Uh, we also just recently bought our warehouse cuz where I live, like the rents are ridiculously high. They were getting increased by 30% every year. We finally said, screw it, we’re just gonna buy our own warehouse. And now actually our, our margins are probably even higher now. 

Jared: That is great. Several seven figure businesses and working 20 hours a week.

Let’s get into the details about Sure. How you built up some of these businesses. So my wife quit her We talked about when the E-com site went live and the brand and that was in 2007. Um, when did the website my quit my wife? I gotta get that out better. My wife quit her When did that go 

Steve: live?

That went live in 2009. And just to be absolutely clear, we didn’t, I didn’t make any money for three years on that. Um, it was kind of a slog as most content businesses are, and at the time when I started, I actually didn’t know what I was doing. Contrast that to the e-commerce store, which made six figures in profit in the, in the first year.

Mm-hmm. What’s the beauty about blogging and content though, is that it starts out slow, but then once it shoots up, it really shoots up. Um, so my wife quit her job. I just put myself on a schedule. I was only just writing one blog post per week, and I just chugged like that. I basically made a part of my routine.

I was like, okay, today is my day to write the blog post. And I just talked about all these different topics on e-commerce and it, it started getting search traffic after a while. 

Jared: Were you working full-time at that time? Because you talked about how I was your wife left her job. Obviously that’s the whole theme here, but you were still working a job.

Steve: That’s correct. I was an engineering director of microprocessor design until 2016. That’s enough. And the blog was my retirement plan. 

Jared: Really? Wow. Okay. So all this is happening. While you’re working a full-time job. All right. Um, initially what was the target for the website? Um, and, and you know, when you were blogging, were you going about it with an SEO strategy?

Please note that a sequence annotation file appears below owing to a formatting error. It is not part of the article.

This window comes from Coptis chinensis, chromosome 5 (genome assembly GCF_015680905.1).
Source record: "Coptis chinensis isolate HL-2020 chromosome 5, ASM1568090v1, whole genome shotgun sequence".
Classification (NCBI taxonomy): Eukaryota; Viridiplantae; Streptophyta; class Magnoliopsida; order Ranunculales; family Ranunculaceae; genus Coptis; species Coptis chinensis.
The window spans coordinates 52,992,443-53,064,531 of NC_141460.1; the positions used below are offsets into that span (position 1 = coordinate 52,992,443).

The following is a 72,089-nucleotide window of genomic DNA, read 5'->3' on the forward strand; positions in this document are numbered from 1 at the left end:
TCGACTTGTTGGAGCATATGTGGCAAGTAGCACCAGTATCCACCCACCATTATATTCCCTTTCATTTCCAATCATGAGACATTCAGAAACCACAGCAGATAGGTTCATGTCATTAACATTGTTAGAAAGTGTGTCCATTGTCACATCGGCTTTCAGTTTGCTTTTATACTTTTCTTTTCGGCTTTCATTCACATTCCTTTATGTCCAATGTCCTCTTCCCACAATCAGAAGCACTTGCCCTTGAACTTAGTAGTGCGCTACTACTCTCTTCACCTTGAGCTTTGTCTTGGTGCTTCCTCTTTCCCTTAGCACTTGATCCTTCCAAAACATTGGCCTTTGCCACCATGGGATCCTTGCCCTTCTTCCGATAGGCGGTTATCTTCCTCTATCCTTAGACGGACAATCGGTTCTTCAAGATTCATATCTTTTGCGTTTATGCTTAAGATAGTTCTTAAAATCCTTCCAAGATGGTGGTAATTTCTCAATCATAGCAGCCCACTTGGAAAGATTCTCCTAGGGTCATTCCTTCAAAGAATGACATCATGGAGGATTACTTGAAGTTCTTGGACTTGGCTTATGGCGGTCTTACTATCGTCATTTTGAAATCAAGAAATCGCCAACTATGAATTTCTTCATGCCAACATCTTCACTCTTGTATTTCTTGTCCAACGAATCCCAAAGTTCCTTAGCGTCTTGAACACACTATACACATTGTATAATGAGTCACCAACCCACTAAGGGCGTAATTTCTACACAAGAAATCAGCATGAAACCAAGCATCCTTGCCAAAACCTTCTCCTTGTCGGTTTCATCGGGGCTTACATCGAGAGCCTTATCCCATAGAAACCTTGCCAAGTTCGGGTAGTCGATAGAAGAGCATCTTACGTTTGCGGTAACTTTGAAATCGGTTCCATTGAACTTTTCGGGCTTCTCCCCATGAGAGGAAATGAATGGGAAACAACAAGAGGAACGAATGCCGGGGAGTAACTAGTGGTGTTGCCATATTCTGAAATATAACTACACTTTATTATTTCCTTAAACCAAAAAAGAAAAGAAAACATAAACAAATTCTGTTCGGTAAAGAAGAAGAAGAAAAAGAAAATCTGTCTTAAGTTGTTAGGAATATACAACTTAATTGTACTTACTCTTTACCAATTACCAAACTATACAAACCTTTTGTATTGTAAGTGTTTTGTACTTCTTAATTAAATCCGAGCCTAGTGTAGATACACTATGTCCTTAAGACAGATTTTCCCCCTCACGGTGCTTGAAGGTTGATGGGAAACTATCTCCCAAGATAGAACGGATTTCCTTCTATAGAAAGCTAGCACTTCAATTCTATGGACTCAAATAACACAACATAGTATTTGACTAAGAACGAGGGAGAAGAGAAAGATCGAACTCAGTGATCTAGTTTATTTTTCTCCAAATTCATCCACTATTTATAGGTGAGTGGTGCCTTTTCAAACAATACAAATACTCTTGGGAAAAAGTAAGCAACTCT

Were you going about it? I was not with content strategy or I was gonna say, so many of the times we interview people who they start their website off with, uh, an approach that was totally wrong and then they kind of have a moment where they realize it and then they go back and they adjust their strategy.

Steve: Yeah. In the beginning, so this is why I even started blogging. There’s this guy named Steve Pavlina, and I don’t know if you’ve ever heard of him, but he’s one of the early bloggers in the personal development space. He wrote this blog post called How to Make Your First Love Dollar, and he was saying that he was getting $4,000 a day on AdSense.

And I read his blog and I was thinking to myself, Hey, I can do that too. I just need to write articles. And so I just wrote about everything that I was working on with the store. And then over time I started learning more about seo. That’s incidentally probably when Spencer and I first met, cuz I was interested in his tool.

I was using Market Samurai. I’m gonna date myself here. Oh, I remember. And then I moved, you remember that tool? And then I started using Long Tail Pro. Yep. And once I started using Long Tail Pro, things started taking off because I was much more deliberate with what, what I was targeting. And so I think year two I started making some money.

Year three, I hit six figures and it was all pretty much on the backs of SEO and email marketing. 

Jared: Email marketing, which we’re gonna get into. I want to, I mean, you have a fantastic email marketing strategy out of the gate though, in those first couple years, was it mostly absence? It was driving the revenue?

Were you also doing affiliate plays? 

Steve: Uh, it’s mainly affiliate in Aen. And again, I didn’t make significant money until year three, just to be clear. Yeah, yeah, yeah.